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Idyllic day outdoors turns deadly serious

The morning was cold but not quite miserable. You just had to dress for it. It was one of those mornings you find only in the mountains, when the air is so clear you can see for 100 miles and the rising sun makes the snow look like millions of tiny diamonds scattered across the landscape.

Normally I would have been content to stand on the cabin porch and take in the view, but the time had come for serious fishing. At stake was the Holey Ladle, the trophy awarded to the angler who hauls in the largest fish during the Man Camp Ice Fishing Tournament at Utah’s Panguitch Lake. You won’t find this event on any formal calendar, but for the men in my sister-in-law’s extended family, the annual Presidents Day event is serious business.

Two days earlier, nine of us made our way onto Panguitch Lake’s snow-covered ice to begin our search for large rainbow trout and test various baits and rigs. The lake hadn’t been giving up a lot of fish, but anglers were reportedly connecting on rainbows up to 5 pounds. We had to clear as much as 2 feet of snow before we could drill through another 18 to 24 inches of ice.

Not one to mess with something that isn’t broken, I went right to a slip rig with a No. 16 treble tied on the end of a 2-foot leader. About 15 inches above that I tied in a dropper and a No. 12 bait hook. On the treble I placed just enough rainbow-colored PowerBait to cover the hook. I baited the other with a fat mealworm and dropped the rig into the ice hole. Within minutes I pulled a fat 17-inch rainbow trout through the ice, soon followed by a 15-incher.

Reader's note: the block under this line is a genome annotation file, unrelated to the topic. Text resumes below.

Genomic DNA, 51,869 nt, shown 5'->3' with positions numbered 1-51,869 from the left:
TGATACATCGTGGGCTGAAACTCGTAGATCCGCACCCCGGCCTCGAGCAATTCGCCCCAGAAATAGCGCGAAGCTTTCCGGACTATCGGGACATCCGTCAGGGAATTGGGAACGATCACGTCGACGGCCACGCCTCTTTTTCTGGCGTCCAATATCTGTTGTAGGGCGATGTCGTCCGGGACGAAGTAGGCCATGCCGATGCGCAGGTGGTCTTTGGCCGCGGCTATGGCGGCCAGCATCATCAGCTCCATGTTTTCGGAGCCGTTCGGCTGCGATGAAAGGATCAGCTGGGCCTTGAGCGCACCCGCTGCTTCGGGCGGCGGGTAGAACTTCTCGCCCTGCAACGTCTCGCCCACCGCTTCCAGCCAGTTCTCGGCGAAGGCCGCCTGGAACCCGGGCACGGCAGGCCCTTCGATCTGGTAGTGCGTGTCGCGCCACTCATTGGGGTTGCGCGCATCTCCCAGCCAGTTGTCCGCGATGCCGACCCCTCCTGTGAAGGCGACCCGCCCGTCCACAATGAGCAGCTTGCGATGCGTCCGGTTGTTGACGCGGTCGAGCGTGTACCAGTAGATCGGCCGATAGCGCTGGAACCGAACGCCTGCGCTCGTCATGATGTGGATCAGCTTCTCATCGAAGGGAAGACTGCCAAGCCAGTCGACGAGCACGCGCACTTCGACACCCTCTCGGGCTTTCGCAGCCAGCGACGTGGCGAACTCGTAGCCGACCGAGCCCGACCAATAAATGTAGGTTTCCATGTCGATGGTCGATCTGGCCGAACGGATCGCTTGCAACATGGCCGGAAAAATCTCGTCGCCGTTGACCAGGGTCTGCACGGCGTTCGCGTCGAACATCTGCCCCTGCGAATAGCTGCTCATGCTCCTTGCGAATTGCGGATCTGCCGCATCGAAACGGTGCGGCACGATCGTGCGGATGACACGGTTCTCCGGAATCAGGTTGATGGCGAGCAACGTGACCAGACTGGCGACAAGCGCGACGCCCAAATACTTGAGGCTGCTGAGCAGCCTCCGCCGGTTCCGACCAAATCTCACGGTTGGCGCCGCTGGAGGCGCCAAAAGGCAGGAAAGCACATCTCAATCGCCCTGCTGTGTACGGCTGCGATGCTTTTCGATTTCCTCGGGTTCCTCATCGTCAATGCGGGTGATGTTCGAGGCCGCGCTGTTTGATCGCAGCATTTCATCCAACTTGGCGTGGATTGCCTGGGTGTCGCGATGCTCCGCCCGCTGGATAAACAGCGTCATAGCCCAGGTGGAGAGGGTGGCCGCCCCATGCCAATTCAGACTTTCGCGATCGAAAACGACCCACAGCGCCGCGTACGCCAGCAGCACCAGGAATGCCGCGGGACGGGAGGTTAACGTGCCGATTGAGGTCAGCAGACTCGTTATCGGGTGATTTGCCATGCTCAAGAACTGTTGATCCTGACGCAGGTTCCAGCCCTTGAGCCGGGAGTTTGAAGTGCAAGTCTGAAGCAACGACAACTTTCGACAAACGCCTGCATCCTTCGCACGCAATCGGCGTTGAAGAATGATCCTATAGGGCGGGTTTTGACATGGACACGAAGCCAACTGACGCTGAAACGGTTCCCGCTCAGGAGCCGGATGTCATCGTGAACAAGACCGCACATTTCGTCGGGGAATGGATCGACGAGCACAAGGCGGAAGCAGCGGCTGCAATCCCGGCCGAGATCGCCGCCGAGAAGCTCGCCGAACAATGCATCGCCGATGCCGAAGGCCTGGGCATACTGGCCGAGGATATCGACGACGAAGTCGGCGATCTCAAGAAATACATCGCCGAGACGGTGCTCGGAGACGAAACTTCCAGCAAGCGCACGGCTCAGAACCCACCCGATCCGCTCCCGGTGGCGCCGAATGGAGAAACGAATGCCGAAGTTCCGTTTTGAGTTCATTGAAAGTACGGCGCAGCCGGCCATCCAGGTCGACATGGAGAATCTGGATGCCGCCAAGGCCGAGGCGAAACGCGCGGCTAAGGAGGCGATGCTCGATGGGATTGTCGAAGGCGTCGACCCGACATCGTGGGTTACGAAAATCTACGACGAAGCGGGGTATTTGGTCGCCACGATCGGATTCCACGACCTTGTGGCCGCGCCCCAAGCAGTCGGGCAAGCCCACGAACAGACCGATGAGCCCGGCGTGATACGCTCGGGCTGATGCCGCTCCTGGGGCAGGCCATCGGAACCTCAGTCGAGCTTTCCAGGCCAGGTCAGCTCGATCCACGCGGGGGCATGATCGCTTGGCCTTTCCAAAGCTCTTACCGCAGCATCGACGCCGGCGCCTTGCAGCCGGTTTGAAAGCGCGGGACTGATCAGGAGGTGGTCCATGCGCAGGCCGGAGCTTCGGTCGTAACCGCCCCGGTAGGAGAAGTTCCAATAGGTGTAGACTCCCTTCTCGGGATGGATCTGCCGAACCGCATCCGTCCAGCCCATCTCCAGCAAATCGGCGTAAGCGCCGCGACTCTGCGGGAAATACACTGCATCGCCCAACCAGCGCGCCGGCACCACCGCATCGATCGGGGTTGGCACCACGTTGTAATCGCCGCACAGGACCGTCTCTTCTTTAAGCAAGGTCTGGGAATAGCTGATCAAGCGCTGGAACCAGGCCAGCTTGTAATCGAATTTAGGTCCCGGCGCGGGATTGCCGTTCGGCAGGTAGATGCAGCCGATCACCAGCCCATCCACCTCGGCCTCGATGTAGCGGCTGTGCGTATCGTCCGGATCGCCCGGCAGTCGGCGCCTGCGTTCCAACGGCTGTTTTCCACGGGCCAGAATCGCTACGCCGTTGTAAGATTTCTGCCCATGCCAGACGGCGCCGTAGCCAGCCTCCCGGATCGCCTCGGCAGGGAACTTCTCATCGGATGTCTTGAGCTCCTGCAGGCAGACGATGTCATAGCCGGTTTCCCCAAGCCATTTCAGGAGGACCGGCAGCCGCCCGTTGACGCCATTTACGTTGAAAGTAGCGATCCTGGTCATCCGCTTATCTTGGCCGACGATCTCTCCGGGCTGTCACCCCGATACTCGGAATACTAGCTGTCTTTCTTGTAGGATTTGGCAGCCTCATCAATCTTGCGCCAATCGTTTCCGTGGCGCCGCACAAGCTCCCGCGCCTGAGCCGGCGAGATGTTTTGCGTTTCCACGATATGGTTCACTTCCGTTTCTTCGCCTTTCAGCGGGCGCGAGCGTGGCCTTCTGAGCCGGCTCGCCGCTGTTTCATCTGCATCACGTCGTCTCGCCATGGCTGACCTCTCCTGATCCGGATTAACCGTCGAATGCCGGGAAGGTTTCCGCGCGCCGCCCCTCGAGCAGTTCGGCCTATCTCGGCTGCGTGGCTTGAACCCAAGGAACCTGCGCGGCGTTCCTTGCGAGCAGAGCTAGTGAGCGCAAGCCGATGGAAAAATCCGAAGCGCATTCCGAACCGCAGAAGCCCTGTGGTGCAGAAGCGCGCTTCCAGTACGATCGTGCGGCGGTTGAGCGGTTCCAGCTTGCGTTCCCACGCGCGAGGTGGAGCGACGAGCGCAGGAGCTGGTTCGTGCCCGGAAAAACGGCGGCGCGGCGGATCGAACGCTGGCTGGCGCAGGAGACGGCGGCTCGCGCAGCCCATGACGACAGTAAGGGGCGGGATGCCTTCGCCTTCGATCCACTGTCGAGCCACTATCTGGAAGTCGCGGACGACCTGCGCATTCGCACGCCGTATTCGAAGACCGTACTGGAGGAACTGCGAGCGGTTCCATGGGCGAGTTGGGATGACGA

My brother, Chris, also landed a couple of beautiful fish. One was a 19-inch rainbow.

Because Chris and I were the only members of the group to catch fish that day, we figured one of us stood a good chance to take home the Holey Ladle.

I caught the snowmobile express that carried each of us from our cabin to where our vehicles were parked. The ride was brisk but invigorating, and all seemed fine.

But circumstances suddenly changed. In an instant I went from taking full, deep breaths of cold mountain air to struggling for every ounce of oxygen.

"Six months working out and nearly 40 pounds lost and this is what I get?" I said when Chris asked if I was all right.

My situation quickly deteriorated. There was no chest pain, but the harder I fought to breathe, the harder the fight became. Then everything faded to black. A day that had begun so beautifully and peacefully had taken a drastic turn.

At some point I regained semi-consciousness. Chris and the others loaded me into the pickup and in record time we made the hour’s drive from Panguitch Lake to the hospital in Cedar City. It was there I learned the cause of my problem: a pulmonary embolism. A large blood clot had miraculously passed through my heart and broken into pieces, which lodged in my lungs.

After eight days in the hospital, I am on the road to recovery, but the work has just begun. I suppose this is a reminder that our outdoor adventures don’t always run as smoothly as we hope and that we should never go it alone. My brother saved my life.

Who’s riding shotgun for you?

Freelance writer Doug Nielsen is a conservation educator for the Nevada Department of Wildlife. His "In the Outdoors" column, published Thursday in the Las Vegas Review-Journal, is not affiliated with or endorsed by the NDOW. Any opinions he states in his column are his own. He can be reached at dougnielsen@att.net.

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